Mobile Security is getting hype
Mobile devices are small computers, that’s now granted. For years now some companies have foreseen that those devices will be target to security threats (F-Secure launched its first Mobile AV for Symbian in 2004 (and was well demoed with the Skull Virus – see pic to the side). Now quite a few players have joined the race with traditional security providers like AVG (through the purchase of DroidSecurity), McAffee (trhough the purchase of tenCube) and newÂ independentÂ players such as Lookout.
The threats have evolved also, we can now see that with the devices being sandboxed, the risk is not so much to get your phone infested with a virus replicating itself in every file than to have a malicious software access your personal data to replicate on your friend’s phones or pass unauthorized calls to premium phone numbers.
Main mobile threats :
- Malicious apps : unauthorized phone calls / text messages, access to private data. Unfortunately most devices and OSes aren’t AV friendly and won’t grant privileges to a software to exit its sandbox to analyze software for threats signatures. Thus AVs are only limited to application reputation to identify potential threats…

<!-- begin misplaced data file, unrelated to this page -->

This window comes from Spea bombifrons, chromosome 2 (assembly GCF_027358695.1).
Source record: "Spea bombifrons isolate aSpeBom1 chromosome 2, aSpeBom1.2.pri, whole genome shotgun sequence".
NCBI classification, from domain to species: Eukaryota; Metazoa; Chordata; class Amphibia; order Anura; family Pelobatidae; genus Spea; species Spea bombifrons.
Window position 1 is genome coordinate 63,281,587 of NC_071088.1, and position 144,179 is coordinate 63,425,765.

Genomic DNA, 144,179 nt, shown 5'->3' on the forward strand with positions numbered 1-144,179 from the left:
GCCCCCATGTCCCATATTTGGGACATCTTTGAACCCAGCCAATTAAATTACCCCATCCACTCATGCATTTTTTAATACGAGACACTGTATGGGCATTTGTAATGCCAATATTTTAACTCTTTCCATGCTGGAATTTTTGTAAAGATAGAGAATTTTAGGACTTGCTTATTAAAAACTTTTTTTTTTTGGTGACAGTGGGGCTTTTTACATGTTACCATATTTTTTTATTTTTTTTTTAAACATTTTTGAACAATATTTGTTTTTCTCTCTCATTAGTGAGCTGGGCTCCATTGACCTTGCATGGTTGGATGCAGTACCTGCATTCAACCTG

- Phishing : on a mobile device it’s even harder to distinct a forged copy of a website from it original self (now link preview, limited graphics…). Same goes with the emails where there is less info than in regular email clients to preview links
- SMS Spam : “someone sent you a voicemail, call and dial #123# to listen to it” : this kind of SMS Spam is tough to monitor and prevent
- Theft : stealing a mobile phone (or just loosing it) can be very easy Â : many vendor have anti-theft / lock & wipe features to prevent that. Not to mention the backup that will prevent your files from being lost !
Lookout has recently announced it has passed the 1M user mark, but I’m pretty sure the market is still at its infancy. The OS manufacturers and Phone vendors were targets for very few attacks, but now that a few major Smartphones platforms have emerged such as Android and iOS, this creates a critical mass which makes it worth it for hackers to invest and start looking for breaches. And there’s no doubt they *will* find breaches (proof is hackers keep on jailbreaking every new iOS version as it gets released).